Warning: Spoilers for the series finale of Game of Thrones up ahead!
When the dust and ash settle on Game of Thrones, a new era has begun, with a new kingdom, a new throne, and a new king to rule over the realm. By the decision of a council of the surviving lords and ladies, the new monarch is Brandon of the House Stark, the First of His Name, King of the Andals and the First Men, Lord of the Six Kingdoms, and Protector of the Realm. Upon being chosen to be the new king, the first thing Bran does might seem surprising at first: he commands Tyrion Lannister, currently disgraced for betraying Daenerys Targaryen, to be his Hand of the King. What seems like a controversial decision is, in fact, proof that Bran has some ideas about what might make for a steady reign — and it has a moral element. too.
Logically and politically, it makes a lot of sense for Bran to choose Tyrion as his Hand. Out of all the people who have survived the great war, Tyrion is the most experienced and has managed to get the respect of a pretty broad swath of people. He's a remnant of the old regime for those who want continuity and no radical change, but he was never deeply involved in the Baratheon/Lannister era, so he's not "damaged goods" for those who want no part of the old days. Ultimately, by even suggesting the remaking of the monarchy without even mentioning his own fate, Tyrion proves that he's not selfish, but thoughtful about what the realm really needs — a great quality in the chief advisor to the monarch.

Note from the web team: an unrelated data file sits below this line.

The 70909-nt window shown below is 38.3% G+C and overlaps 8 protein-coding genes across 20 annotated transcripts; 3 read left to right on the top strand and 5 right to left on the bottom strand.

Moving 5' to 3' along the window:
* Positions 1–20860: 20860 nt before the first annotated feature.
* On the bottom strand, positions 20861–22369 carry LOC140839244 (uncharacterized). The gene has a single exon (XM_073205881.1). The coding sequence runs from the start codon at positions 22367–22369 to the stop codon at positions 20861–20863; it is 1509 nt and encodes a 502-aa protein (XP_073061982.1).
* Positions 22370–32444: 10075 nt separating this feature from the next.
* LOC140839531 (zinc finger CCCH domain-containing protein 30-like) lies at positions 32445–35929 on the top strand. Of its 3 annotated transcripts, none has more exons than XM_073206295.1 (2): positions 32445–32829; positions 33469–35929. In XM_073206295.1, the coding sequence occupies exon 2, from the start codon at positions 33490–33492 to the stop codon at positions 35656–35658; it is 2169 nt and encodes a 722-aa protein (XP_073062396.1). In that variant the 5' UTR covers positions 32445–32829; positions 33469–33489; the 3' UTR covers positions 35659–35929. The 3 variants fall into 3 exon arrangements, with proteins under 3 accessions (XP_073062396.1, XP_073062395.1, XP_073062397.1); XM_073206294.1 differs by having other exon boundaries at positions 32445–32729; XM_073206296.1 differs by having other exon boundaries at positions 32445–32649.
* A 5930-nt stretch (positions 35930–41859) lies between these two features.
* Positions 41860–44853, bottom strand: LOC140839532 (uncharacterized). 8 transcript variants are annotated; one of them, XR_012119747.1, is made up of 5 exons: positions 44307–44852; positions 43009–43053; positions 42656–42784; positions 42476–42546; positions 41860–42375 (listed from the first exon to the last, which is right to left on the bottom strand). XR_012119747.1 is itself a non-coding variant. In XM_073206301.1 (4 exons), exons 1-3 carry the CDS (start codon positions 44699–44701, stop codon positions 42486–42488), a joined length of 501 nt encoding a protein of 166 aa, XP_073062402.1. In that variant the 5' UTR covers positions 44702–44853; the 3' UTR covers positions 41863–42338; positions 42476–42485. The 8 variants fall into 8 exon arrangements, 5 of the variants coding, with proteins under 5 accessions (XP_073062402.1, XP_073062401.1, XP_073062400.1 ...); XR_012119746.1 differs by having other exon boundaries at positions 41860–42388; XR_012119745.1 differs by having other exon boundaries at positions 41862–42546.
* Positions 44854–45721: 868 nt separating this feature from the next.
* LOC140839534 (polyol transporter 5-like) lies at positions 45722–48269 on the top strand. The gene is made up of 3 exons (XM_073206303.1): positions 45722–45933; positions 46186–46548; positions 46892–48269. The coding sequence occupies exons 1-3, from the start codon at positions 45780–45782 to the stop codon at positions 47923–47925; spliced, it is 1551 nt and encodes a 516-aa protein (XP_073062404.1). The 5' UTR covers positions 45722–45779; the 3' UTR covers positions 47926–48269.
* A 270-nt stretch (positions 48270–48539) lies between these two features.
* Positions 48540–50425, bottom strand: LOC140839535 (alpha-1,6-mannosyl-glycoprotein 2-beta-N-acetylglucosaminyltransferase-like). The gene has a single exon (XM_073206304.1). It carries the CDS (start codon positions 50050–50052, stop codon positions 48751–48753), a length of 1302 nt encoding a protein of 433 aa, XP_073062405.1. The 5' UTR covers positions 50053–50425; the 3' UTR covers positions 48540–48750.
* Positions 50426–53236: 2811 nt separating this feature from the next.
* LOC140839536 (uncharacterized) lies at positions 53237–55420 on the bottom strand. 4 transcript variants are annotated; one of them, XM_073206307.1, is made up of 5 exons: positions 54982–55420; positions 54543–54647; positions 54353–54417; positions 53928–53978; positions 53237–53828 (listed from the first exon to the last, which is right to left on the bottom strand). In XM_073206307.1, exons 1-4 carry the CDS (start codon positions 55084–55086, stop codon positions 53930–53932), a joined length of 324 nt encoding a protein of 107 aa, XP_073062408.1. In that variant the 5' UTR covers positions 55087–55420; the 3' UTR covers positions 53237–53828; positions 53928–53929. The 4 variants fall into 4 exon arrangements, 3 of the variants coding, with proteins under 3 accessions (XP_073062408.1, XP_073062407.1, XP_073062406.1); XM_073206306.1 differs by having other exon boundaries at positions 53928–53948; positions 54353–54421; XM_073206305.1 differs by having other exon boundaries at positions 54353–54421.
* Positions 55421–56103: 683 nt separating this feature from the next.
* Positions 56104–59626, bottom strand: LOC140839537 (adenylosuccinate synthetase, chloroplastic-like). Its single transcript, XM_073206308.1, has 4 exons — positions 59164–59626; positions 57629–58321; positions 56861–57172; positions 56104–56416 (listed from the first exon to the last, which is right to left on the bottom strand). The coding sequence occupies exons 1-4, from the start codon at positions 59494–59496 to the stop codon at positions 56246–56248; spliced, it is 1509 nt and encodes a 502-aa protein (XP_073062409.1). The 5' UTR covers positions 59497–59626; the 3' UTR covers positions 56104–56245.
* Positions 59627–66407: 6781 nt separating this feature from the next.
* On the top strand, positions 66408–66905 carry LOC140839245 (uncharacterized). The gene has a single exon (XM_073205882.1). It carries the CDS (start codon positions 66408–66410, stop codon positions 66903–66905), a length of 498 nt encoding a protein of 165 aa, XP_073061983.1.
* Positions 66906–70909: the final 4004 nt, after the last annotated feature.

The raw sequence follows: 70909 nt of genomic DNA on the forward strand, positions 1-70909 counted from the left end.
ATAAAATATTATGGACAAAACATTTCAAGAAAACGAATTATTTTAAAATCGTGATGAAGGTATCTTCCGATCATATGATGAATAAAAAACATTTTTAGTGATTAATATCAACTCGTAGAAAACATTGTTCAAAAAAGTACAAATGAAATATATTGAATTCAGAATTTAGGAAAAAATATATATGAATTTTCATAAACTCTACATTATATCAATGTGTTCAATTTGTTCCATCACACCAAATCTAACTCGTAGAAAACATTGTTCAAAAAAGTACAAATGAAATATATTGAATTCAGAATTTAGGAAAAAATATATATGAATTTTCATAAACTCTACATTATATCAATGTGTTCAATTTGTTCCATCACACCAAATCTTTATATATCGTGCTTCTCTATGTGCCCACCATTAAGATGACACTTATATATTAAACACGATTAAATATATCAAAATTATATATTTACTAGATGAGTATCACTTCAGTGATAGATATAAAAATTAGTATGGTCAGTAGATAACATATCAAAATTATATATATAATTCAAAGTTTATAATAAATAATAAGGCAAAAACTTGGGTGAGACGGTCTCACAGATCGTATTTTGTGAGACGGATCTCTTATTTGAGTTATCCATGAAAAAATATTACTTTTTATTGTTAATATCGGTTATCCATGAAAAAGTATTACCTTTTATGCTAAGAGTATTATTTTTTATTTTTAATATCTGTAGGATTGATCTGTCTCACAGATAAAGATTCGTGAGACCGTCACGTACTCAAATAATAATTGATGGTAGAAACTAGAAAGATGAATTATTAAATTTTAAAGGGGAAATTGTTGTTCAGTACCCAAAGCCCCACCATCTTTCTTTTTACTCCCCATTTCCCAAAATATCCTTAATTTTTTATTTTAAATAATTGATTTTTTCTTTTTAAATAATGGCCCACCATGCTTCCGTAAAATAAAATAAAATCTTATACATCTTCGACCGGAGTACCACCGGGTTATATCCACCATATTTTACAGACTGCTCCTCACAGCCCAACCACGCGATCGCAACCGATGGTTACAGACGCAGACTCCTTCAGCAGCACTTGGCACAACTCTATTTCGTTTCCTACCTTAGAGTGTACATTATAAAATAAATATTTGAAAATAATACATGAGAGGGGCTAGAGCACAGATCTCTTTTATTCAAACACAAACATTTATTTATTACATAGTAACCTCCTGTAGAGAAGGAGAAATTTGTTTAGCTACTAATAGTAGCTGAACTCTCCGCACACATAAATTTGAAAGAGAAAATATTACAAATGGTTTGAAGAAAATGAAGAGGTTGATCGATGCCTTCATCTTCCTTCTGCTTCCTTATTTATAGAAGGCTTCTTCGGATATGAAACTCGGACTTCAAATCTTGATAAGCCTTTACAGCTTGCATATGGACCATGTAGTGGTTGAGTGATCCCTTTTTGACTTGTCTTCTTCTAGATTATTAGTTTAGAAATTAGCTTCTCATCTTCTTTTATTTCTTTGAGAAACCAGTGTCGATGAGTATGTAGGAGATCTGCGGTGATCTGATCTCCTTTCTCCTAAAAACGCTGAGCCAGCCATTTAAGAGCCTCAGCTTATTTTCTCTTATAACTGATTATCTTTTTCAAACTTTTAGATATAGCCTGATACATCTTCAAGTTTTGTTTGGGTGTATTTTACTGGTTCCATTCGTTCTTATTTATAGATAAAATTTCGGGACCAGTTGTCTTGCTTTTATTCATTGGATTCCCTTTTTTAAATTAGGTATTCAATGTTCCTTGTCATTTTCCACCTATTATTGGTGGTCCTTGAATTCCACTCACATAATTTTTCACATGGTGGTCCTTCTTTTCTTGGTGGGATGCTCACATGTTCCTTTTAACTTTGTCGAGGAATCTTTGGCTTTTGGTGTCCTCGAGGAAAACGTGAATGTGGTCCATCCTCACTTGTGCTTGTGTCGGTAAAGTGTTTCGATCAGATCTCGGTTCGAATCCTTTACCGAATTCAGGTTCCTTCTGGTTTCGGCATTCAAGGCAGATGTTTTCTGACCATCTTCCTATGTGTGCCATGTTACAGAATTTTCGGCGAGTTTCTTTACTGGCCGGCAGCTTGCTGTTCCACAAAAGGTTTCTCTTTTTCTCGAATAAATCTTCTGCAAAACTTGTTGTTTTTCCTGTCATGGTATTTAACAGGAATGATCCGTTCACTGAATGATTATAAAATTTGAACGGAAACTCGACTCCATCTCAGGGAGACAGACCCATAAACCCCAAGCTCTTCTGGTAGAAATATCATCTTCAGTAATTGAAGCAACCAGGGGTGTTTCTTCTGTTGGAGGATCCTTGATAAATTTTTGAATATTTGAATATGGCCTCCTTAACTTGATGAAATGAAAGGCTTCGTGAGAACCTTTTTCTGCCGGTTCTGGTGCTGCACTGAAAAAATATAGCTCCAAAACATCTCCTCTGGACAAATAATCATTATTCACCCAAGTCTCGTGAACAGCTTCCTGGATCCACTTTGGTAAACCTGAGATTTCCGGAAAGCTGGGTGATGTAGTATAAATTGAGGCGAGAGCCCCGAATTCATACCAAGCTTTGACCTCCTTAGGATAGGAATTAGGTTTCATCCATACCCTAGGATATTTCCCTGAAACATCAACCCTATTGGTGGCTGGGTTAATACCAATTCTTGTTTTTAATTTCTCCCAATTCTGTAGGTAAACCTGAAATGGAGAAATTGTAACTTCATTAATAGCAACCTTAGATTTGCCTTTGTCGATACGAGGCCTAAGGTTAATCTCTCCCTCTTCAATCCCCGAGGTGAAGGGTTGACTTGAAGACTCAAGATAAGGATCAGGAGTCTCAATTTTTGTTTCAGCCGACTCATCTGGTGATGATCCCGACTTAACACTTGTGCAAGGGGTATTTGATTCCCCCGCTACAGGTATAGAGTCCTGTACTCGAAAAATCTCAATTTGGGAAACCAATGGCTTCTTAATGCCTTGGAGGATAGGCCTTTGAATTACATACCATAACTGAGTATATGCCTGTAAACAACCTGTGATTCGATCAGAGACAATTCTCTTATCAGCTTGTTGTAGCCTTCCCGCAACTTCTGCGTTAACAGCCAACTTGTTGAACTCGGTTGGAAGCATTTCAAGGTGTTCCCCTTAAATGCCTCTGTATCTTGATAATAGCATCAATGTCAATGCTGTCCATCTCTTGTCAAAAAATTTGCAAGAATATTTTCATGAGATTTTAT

Bran himself also emphasises how becoming Hand will help Tyrion atone for the things he's done that haven't ended well. "He's made many terrible mistakes," Bran says, "He's going to spend the rest of his life fixing them." Tyrion openly admits he doesn't want to be Hand and feels wildly unqualified to do so, after everything that happened with his family and with Jon and Dany. But, as Bran rightfully points out, he would do no one any good sitting in a dungeon or exiled or even executed. Instead, as one of the shrewdest minds left in the realm, he can do the most good by serving the new regime and helping to rebuild and atone. It's for those reasons that even Grey Worm, who demands justice for Tyrion's betrayal of Dany, is ultimately satisfied.
Tyrion won't be serving alone, though. He's the one who's able to wrangle together a new small council to help Bran put the kingdoms back together again. It includes Bronn, the new Lord of Highgarden, as Master of Coin, Ser Davos as Master of Ships, Samwell Tarly achieving his dream to be Grand Maester and Ser Brienne as Lord Commander of the Kingsguard. As the most important member of the council, Tyrion has surrounded himself and his new king with some of the best of Westeros — and, in his farewell to Jon, he hints that there's a good reason for that: he doesn't want to be Hand forever. Before then, though, he's still got plenty of work to do: filling the vacant seats on the council, for one, and helping rebuild a kingdom long divided. Bran may be an unexpected king, but he's got some pretty clever (and surprisingly decent) people there to help him along the way.